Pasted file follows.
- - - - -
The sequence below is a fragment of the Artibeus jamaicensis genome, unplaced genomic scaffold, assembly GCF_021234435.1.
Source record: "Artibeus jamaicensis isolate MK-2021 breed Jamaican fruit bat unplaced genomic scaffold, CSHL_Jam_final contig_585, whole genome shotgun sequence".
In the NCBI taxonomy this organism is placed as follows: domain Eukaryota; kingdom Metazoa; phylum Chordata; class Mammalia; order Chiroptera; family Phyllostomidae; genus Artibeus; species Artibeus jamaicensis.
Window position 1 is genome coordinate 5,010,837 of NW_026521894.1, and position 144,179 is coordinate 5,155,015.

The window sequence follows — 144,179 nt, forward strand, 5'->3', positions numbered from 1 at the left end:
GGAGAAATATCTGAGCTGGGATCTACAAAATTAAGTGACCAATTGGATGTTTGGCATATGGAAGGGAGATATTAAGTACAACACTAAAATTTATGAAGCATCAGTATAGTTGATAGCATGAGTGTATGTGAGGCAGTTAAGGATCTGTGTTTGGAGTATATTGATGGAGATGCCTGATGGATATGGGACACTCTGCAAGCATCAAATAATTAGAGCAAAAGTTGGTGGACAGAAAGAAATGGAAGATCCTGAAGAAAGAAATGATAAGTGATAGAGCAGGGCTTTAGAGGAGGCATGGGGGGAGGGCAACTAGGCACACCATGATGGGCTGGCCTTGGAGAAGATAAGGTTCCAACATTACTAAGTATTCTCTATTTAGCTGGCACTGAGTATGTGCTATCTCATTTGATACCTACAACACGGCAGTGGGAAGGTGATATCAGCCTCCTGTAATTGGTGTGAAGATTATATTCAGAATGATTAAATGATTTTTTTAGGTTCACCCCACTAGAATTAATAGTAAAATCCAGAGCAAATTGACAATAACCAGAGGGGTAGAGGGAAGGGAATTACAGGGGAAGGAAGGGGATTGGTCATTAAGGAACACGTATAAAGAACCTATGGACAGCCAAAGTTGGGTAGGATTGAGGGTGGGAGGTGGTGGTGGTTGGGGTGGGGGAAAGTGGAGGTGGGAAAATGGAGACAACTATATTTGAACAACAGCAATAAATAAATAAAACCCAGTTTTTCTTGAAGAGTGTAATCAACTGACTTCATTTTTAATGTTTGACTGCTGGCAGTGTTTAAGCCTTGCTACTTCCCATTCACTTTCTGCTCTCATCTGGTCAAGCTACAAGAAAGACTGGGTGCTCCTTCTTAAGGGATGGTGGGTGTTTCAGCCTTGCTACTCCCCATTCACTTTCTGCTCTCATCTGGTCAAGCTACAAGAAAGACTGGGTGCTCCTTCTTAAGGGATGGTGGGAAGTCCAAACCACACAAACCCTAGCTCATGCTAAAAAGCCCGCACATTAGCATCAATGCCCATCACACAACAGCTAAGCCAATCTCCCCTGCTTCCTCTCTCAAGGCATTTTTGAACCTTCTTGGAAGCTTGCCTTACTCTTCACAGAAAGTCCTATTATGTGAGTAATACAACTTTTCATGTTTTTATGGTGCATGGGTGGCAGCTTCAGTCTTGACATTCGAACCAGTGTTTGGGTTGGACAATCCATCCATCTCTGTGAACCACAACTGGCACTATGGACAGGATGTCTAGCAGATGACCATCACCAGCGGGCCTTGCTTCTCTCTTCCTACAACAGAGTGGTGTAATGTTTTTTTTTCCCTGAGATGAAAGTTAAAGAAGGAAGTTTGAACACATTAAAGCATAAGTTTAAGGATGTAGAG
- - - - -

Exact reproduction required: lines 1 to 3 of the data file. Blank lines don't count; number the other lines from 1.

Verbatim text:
The sequence below is a fragment of the Artibeus jamaicensis genome, unplaced genomic scaffold, assembly GCF_021234435.1.
Source record: "Artibeus jamaicensis isolate MK-2021 breed Jamaican fruit bat unplaced genomic scaffold, CSHL_Jam_final contig_585, whole genome shotgun sequence".
In the NCBI taxonomy this organism is placed as follows: domain Eukaryota; kingdom Metazoa; phylum Chordata; class Mammalia; order Chiroptera; family Phyllostomidae; genus Artibeus; species Artibeus jamaicensis.